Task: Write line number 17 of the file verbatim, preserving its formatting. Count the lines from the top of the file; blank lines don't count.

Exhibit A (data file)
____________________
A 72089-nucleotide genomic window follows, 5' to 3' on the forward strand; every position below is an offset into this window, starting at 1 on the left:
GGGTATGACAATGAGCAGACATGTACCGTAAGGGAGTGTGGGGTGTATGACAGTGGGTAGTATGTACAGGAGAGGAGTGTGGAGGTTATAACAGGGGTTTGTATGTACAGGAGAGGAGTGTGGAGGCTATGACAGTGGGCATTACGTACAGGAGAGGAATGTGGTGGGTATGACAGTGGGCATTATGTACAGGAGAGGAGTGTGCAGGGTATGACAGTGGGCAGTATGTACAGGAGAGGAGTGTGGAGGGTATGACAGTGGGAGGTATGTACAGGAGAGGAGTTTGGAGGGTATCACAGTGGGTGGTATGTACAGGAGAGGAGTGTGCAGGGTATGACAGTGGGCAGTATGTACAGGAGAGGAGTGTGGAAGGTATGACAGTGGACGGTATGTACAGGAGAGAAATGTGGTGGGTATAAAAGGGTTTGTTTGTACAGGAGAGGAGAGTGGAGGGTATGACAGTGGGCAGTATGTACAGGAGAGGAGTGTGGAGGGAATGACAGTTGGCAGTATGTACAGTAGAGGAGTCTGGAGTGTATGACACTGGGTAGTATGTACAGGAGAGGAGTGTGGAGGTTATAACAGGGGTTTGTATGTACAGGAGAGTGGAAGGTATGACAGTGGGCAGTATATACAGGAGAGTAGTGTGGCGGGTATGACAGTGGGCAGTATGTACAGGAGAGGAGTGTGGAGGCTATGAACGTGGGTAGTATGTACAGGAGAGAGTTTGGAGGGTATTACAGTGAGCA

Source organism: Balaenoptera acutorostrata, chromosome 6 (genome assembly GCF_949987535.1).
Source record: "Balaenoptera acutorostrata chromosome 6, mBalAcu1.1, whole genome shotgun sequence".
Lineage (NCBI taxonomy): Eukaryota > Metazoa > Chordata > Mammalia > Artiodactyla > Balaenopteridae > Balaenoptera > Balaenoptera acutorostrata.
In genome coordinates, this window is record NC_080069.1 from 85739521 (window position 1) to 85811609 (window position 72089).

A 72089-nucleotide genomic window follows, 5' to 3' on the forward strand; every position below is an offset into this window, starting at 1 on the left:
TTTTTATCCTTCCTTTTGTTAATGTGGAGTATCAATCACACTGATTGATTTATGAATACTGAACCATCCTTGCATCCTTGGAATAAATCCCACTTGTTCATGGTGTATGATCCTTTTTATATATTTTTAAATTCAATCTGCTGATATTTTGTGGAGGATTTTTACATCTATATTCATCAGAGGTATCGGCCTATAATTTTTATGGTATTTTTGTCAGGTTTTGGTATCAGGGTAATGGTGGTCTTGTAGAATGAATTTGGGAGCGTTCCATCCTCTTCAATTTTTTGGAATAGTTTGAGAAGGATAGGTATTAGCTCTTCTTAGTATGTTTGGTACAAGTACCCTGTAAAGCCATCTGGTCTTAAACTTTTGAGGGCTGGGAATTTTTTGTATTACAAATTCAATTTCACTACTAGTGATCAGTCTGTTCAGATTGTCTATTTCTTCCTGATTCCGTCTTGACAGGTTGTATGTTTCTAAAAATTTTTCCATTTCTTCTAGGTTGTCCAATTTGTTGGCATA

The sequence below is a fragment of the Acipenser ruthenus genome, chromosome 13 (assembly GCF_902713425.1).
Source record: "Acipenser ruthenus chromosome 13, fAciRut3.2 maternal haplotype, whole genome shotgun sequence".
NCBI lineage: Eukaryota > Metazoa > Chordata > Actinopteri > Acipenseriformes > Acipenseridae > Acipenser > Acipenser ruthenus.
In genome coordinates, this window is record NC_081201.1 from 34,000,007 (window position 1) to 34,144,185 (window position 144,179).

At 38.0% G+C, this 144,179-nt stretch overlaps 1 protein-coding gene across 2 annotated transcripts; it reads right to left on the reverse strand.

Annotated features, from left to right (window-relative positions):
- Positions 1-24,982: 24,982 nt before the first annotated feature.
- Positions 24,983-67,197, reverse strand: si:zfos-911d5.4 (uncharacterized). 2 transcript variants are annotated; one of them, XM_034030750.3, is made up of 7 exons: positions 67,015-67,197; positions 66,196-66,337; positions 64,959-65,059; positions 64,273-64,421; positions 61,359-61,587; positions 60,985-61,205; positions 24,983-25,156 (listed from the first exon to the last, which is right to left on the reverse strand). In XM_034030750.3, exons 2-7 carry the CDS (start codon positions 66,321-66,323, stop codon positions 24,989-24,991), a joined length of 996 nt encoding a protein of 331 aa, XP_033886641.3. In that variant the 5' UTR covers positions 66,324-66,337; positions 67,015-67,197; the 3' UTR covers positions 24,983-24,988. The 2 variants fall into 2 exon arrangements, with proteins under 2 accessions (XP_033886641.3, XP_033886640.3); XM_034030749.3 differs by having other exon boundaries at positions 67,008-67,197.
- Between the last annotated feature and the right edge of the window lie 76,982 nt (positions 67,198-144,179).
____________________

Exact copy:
- Between the last annotated feature and the right edge of the window lie 76,982 nt (positions 67,198-144,179).